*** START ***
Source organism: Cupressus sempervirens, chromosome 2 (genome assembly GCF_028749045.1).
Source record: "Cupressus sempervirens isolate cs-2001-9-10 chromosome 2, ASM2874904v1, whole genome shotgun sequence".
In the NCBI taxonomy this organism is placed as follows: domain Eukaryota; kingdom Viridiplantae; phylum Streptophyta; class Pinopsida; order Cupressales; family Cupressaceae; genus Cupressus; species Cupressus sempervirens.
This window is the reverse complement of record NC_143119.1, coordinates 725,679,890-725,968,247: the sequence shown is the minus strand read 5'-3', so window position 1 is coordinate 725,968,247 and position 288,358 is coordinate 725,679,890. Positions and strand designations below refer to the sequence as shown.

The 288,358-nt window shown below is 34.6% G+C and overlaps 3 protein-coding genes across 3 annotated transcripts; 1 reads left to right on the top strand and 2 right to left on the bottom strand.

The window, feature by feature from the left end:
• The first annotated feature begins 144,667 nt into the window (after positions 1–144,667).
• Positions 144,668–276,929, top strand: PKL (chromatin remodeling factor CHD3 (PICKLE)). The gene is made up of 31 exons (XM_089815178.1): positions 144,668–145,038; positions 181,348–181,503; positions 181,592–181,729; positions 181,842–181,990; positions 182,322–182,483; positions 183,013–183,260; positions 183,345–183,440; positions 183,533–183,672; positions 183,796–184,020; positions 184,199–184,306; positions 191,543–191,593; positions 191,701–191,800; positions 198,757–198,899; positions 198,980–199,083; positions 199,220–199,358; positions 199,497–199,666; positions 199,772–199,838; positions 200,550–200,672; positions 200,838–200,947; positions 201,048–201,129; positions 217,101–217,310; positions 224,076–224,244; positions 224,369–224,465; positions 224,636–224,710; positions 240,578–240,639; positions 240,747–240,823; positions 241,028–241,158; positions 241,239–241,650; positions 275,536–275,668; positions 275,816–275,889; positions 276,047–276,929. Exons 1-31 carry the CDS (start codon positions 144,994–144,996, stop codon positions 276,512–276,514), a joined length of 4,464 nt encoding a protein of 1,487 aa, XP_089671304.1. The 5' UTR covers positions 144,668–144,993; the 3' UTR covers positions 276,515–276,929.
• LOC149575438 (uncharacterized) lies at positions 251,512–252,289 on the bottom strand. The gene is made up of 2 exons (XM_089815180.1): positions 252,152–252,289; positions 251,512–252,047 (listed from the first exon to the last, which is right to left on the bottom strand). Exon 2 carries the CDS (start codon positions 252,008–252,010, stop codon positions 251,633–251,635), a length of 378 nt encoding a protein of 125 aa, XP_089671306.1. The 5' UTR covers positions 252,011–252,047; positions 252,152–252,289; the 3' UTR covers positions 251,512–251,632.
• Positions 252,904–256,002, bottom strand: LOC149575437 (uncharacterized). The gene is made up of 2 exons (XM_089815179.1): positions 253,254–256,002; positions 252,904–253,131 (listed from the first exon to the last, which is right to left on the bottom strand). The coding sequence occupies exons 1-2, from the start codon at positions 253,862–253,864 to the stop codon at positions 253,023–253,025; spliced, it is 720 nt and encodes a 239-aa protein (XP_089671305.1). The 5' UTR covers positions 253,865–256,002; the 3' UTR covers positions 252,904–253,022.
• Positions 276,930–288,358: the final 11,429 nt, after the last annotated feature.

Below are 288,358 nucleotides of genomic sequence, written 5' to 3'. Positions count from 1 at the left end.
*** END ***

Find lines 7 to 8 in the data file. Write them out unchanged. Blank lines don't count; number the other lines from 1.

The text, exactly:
• The first annotated feature begins 144,667 nt into the window (after positions 1–144,667).
• Positions 144,668–276,929, top strand: PKL (chromatin remodeling factor CHD3 (PICKLE)). The gene is made up of 31 exons (XM_089815178.1): positions 144,668–145,038; positions 181,348–181,503; positions 181,592–181,729; positions 181,842–181,990; positions 182,322–182,483; positions 183,013–183,260; positions 183,345–183,440; positions 183,533–183,672; positions 183,796–184,020; positions 184,199–184,306; positions 191,543–191,593; positions 191,701–191,800; positions 198,757–198,899; positions 198,980–199,083; positions 199,220–199,358; positions 199,497–199,666; positions 199,772–199,838; positions 200,550–200,672; positions 200,838–200,947; positions 201,048–201,129; positions 217,101–217,310; positions 224,076–224,244; positions 224,369–224,465; positions 224,636–224,710; positions 240,578–240,639; positions 240,747–240,823; positions 241,028–241,158; positions 241,239–241,650; positions 275,536–275,668; positions 275,816–275,889; positions 276,047–276,929. Exons 1-31 carry the CDS (start codon positions 144,994–144,996, stop codon positions 276,512–276,514), a joined length of 4,464 nt encoding a protein of 1,487 aa, XP_089671304.1. The 5' UTR covers positions 144,668–144,993; the 3' UTR covers positions 276,515–276,929.